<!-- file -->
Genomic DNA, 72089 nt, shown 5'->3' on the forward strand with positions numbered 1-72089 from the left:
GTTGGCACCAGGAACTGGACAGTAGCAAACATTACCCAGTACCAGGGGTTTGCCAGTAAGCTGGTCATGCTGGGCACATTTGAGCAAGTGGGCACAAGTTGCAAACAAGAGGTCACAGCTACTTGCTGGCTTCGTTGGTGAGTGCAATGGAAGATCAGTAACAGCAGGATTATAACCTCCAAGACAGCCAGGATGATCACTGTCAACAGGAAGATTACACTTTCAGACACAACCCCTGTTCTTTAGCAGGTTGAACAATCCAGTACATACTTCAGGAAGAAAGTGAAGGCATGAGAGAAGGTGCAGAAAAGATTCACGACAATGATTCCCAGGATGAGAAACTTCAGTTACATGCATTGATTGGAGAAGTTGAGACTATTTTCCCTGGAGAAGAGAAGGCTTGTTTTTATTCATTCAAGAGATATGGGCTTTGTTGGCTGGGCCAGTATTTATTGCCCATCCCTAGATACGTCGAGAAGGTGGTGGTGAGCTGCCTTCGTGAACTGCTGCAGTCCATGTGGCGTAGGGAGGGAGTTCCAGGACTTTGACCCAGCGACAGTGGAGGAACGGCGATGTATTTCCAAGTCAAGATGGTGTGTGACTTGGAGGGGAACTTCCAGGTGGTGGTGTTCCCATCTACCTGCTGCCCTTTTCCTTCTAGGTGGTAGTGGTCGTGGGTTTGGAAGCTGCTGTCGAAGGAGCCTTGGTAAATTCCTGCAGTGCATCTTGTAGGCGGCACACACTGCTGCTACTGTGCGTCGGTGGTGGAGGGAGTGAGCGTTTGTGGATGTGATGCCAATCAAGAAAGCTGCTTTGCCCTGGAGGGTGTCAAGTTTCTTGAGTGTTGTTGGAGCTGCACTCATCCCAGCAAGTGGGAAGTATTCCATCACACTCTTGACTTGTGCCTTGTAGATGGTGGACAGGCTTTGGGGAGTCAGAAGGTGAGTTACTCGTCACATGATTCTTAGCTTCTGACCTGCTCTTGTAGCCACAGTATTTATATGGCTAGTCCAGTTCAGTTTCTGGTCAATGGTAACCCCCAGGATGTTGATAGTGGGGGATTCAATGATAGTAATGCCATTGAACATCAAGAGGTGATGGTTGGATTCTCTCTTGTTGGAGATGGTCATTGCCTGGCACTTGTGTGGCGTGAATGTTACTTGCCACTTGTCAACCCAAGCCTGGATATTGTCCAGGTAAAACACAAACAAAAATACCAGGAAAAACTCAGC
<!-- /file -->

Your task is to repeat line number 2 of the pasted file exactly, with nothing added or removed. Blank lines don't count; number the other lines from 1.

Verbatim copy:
GTTGGCACCAGGAACTGGACAGTAGCAAACATTACCCAGTACCAGGGGTTTGCCAGTAAGCTGGTCATGCTGGGCACATTTGAGCAAGTGGGCACAAGTTGCAAACAAGAGGTCACAGCTACTTGCTGGCTTCGTTGGTGAGTGCAATGGAAGATCAGTAACAGCAGGATTATAACCTCCAAGACAGCCAGGATGATCACTGTCAACAGGAAGATTACACTTTCAGACACAACCCCTGTTCTTTAGCAGGTTGAACAATCCAGTACATACTTCAGGAAGAAAGTGAAGGCATGAGAGAAGGTGCAGAAAAGATTCACGACAATGATTCCCAGGATGAGAAACTTCAGTTACATGCATTGATTGGAGAAGTTGAGACTATTTTCCCTGGAGAAGAGAAGGCTTGTTTTTATTCATTCAAGAGATATGGGCTTTGTTGGCTGGGCCAGTATTTATTGCCCATCCCTAGATACGTCGAGAAGGTGGTGGTGAGCTGCCTTCGTGAACTGCTGCAGTCCATGTGGCGTAGGGAGGGAGTTCCAGGACTTTGACCCAGCGACAGTGGAGGAACGGCGATGTATTTCCAAGTCAAGATGGTGTGTGACTTGGAGGGGAACTTCCAGGTGGTGGTGTTCCCATCTACCTGCTGCCCTTTTCCTTCTAGGTGGTAGTGGTCGTGGGTTTGGAAGCTGCTGTCGAAGGAGCCTTGGTAAATTCCTGCAGTGCATCTTGTAGGCGGCACACACTGCTGCTACTGTGCGTCGGTGGTGGAGGGAGTGAGCGTTTGTGGATGTGATGCCAATCAAGAAAGCTGCTTTGCCCTGGAGGGTGTCAAGTTTCTTGAGTGTTGTTGGAGCTGCACTCATCCCAGCAAGTGGGAAGTATTCCATCACACTCTTGACTTGTGCCTTGTAGATGGTGGACAGGCTTTGGGGAGTCAGAAGGTGAGTTACTCGTCACATGATTCTTAGCTTCTGACCTGCTCTTGTAGCCACAGTATTTATATGGCTAGTCCAGTTCAGTTTCTGGTCAATGGTAACCCCCAGGATGTTGATAGTGGGGGATTCAATGATAGTAATGCCATTGAACATCAAGAGGTGATGGTTGGATTCTCTCTTGTTGGAGATGGTCATTGCCTGGCACTTGTGTGGCGTGAATGTTACTTGCCACTTGTCAACCCAAGCCTGGATATTGTCCAGGTAAAACACAAACAAAAATACCAGGAAAAACTCAGC